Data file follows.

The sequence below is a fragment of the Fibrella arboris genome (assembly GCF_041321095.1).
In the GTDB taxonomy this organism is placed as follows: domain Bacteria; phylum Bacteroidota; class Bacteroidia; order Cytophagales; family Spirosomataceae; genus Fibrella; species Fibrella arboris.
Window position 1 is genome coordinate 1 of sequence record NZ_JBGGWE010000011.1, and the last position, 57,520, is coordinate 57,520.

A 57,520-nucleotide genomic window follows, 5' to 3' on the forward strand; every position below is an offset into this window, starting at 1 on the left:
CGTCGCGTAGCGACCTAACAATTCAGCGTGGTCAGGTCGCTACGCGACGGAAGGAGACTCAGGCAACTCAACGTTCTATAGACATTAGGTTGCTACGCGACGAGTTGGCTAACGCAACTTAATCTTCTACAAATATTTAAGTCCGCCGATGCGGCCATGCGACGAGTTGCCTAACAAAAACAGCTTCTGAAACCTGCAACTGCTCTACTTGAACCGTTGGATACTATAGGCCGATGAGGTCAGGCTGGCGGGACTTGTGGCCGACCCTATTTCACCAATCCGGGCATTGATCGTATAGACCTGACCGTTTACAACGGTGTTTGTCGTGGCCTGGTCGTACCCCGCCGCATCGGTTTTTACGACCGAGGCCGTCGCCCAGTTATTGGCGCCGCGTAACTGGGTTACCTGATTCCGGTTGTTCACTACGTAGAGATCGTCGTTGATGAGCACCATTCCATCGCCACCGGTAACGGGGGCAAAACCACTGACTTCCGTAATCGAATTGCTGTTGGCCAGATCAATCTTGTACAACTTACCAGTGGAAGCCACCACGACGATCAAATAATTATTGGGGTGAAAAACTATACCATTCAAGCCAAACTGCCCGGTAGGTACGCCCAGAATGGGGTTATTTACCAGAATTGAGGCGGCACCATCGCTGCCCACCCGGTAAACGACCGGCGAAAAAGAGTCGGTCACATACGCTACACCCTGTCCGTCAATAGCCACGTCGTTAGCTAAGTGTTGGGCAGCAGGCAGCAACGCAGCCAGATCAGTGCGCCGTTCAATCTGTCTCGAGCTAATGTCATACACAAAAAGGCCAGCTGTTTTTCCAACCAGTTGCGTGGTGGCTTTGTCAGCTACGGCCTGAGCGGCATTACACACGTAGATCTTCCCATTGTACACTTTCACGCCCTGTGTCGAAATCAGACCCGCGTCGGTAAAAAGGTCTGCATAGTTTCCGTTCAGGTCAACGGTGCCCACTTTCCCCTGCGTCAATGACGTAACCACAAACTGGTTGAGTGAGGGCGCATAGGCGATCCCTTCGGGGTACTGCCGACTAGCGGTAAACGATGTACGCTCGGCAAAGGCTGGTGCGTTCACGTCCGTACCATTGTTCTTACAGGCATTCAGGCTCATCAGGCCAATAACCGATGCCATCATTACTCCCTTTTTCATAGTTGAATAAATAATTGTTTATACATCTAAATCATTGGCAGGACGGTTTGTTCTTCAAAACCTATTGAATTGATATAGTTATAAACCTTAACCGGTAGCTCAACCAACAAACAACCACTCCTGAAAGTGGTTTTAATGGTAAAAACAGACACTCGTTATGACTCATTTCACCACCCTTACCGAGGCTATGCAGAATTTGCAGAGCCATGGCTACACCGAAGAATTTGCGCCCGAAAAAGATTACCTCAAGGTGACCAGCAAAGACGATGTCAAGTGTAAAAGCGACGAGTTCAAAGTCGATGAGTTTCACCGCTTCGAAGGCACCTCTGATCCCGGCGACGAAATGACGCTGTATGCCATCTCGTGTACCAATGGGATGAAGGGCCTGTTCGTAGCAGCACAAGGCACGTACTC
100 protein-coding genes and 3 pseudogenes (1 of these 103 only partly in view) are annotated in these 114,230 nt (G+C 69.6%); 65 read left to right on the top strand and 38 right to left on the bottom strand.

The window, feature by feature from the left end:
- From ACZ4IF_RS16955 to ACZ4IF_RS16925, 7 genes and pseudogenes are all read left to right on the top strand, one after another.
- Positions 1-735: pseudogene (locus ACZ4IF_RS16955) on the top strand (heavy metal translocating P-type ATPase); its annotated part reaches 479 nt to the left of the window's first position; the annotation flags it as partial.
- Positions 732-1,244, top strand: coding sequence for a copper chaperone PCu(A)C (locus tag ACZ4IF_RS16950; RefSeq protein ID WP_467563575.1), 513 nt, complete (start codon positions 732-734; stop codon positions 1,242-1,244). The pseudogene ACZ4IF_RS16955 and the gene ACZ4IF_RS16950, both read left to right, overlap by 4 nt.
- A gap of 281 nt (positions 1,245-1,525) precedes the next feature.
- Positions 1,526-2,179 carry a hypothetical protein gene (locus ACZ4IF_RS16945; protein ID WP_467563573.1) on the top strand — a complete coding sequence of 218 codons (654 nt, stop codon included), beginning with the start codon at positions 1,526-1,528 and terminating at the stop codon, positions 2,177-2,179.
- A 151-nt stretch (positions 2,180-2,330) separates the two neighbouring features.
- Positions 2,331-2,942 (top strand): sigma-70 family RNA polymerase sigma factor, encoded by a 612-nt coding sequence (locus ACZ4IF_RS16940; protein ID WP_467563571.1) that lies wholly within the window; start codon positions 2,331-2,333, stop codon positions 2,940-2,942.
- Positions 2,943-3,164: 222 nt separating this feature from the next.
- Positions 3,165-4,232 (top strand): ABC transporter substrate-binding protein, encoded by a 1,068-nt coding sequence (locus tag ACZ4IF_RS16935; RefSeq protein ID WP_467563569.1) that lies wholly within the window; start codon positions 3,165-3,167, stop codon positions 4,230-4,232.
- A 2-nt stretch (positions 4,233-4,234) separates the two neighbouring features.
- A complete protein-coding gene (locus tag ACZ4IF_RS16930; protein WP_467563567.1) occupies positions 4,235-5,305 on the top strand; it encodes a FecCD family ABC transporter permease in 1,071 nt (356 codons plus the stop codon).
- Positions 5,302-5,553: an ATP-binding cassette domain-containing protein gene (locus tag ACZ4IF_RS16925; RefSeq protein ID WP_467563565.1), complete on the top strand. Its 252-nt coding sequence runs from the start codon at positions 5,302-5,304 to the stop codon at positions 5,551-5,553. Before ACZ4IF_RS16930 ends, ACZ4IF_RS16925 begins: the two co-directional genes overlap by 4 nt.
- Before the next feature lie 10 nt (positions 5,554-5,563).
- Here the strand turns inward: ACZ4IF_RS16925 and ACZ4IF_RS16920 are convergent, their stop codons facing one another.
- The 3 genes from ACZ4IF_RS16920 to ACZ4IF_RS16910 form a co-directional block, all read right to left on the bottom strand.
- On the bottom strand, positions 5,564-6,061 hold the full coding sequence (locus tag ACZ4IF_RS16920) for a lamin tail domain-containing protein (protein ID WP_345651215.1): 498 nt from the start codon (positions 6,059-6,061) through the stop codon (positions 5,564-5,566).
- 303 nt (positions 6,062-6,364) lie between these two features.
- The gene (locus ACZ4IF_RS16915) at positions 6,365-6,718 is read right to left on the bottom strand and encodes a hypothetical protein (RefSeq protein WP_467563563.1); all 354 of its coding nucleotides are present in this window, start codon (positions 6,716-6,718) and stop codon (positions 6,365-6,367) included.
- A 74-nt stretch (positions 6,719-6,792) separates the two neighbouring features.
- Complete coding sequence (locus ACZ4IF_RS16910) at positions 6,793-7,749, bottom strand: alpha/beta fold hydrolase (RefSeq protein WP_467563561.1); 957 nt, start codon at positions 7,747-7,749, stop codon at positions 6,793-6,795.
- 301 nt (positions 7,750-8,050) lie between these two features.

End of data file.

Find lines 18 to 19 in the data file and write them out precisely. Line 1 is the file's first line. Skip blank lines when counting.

- A complete protein-coding gene (locus tag ACZ4IF_RS16930; protein WP_467563567.1) occupies positions 4,235-5,305 on the top strand; it encodes a FecCD family ABC transporter permease in 1,071 nt (356 codons plus the stop codon).
- Positions 5,302-5,553: an ATP-binding cassette domain-containing protein gene (locus tag ACZ4IF_RS16925; RefSeq protein ID WP_467563565.1), complete on the top strand. Its 252-nt coding sequence runs from the start codon at positions 5,302-5,304 to the stop codon at positions 5,551-5,553. Before ACZ4IF_RS16930 ends, ACZ4IF_RS16925 begins: the two co-directional genes overlap by 4 nt.